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I am looking into some security analysis of arbitrary code which is represented as a graph

Are there any papers on whcih graphs walks are valid code paths ? Or a provable graph walk which is shorter than a graph walk itself ?

Can anyone direct to any specific terms or papers i should be looking into ?

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    $\begingroup$ I'm not sure what you mean by "A provable graph walk which is shorter than a graph walk itself." $\endgroup$ Jan 17, 2012 at 8:54
  • $\begingroup$ Your paper below is very helpful and I am following all its citations... Specifically, i was hoping to find some sort of iterative hash/signature of the graph walk / code path... so that if the code path is n elements, the hash size is log(n) or whatever $\endgroup$
    – O A
    Feb 1, 2012 at 13:38

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This paper matches some of your criteria:

It uses random walks on the flow graph of a program to make the program more tamper resistant.

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What is your notion of validity? If it means that the branches you take are consistent with the data, then your problem sounds very similar to the counterexample analysis which has to be done as a part of abstraction refinement. In a nutshell, your edges have transition relations associated with them, and you need to check satisfiability of an expression like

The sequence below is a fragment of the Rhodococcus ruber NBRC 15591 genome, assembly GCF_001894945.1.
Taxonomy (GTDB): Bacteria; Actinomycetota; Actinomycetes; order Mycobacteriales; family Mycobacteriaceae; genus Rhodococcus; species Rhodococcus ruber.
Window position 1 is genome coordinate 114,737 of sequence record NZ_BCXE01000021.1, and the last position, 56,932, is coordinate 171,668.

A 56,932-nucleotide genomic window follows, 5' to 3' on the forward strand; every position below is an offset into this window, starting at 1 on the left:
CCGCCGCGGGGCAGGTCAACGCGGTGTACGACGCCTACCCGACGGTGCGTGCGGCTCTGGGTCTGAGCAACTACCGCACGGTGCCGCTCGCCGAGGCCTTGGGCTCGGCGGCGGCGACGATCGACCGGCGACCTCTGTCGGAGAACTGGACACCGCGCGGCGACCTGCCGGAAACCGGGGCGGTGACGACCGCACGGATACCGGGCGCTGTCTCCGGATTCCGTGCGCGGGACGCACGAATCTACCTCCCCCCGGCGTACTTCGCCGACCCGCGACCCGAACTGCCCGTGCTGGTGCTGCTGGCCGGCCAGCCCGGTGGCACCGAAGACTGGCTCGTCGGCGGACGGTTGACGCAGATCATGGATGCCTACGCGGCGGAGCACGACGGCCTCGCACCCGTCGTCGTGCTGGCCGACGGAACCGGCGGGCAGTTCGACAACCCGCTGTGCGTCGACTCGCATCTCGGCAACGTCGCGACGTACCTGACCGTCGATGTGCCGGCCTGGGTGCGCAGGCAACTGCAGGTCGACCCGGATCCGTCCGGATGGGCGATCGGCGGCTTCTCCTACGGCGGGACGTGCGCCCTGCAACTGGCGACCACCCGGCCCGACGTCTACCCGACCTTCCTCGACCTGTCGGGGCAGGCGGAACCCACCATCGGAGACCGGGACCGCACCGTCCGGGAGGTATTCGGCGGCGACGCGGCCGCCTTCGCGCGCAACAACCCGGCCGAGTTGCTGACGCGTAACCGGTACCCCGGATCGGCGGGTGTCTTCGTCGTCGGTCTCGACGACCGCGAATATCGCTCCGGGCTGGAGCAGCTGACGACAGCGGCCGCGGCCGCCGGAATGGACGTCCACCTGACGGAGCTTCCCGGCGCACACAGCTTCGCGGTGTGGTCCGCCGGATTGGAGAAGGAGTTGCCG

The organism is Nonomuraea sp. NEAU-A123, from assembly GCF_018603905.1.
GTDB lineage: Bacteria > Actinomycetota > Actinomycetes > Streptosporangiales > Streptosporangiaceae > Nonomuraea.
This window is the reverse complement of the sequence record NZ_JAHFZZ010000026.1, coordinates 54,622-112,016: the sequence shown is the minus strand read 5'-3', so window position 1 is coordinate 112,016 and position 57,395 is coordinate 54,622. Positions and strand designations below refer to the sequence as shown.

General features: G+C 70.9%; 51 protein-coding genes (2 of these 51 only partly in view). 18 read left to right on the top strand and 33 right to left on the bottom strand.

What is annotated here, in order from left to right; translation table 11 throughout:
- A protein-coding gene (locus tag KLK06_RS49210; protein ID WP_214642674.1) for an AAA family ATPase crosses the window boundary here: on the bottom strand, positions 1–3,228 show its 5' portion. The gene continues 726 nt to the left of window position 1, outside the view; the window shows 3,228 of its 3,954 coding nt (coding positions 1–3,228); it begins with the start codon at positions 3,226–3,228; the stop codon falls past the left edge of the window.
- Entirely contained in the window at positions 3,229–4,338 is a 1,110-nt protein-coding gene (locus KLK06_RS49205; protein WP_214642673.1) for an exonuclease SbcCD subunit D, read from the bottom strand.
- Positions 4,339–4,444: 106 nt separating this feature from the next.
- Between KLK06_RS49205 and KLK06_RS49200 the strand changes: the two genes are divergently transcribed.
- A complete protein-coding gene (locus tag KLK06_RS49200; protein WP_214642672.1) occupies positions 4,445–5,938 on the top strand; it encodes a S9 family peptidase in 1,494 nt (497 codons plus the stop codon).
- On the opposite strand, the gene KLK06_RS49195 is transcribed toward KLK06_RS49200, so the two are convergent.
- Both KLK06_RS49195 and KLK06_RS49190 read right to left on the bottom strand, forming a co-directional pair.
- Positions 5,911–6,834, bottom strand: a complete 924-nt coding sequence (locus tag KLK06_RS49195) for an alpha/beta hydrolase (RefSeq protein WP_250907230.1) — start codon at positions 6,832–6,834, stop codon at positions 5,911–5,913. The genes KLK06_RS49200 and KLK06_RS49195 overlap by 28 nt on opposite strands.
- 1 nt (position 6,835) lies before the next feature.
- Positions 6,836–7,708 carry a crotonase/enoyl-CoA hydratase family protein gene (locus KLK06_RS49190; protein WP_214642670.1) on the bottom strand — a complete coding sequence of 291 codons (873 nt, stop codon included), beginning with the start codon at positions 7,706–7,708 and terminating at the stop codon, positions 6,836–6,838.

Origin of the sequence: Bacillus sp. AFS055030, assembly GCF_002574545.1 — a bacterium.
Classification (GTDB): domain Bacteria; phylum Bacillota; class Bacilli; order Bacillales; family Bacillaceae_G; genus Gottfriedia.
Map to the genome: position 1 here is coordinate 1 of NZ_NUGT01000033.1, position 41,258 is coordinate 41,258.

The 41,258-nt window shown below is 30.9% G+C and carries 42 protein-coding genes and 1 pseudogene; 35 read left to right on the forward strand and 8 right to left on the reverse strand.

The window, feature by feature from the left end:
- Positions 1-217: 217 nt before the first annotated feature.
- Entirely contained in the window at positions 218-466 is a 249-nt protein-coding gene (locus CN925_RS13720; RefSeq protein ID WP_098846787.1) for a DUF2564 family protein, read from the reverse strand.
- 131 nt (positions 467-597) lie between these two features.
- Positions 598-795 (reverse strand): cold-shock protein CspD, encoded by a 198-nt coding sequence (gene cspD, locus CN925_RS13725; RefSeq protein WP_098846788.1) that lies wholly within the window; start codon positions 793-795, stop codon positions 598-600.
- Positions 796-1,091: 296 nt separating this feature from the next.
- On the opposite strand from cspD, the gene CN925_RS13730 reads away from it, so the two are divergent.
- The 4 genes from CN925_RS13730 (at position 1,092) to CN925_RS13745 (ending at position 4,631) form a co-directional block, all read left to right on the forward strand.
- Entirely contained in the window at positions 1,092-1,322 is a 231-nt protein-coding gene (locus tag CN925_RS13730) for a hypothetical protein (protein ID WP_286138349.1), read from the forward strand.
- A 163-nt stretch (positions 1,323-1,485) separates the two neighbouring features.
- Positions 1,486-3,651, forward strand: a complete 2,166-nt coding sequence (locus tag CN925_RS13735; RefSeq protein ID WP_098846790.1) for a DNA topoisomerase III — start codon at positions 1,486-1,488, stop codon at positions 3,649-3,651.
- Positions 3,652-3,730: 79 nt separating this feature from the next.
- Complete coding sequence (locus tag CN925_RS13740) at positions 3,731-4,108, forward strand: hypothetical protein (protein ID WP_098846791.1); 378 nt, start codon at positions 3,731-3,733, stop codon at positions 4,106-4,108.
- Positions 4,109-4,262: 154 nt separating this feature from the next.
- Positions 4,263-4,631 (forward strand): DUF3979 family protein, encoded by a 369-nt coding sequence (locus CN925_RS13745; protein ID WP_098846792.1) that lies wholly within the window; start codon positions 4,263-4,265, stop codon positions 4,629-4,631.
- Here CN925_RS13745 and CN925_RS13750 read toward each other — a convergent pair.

$\tau_1(X_1,X_2)\wedge\dots\wedge\tau_n(X_n,X_{n+1})$,

where the $X_i$ are copies of your set of state variables. This is usually handed to an SMT (SAT Modulo Theories) solver such as YICES or Z3.

Is this what you are looking for?

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  • $\begingroup$ Ok great. But is there any discussions on how to reduce the size of the expression ? So that satisfiability of a much shorter expression provides (with high probability) proof of the graph walk... $\endgroup$
    – O A
    Feb 1, 2012 at 13:47
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Hi i find the question interesting. I haven't seen much on the topic of graph-theoretic approach to software analysis, validation or bounds checking (and in general anything similar that would pertain to software security) in the literature.

Abstract interpretation: a unified lattice model for static analysis of programs by construction or approximation of fix points.

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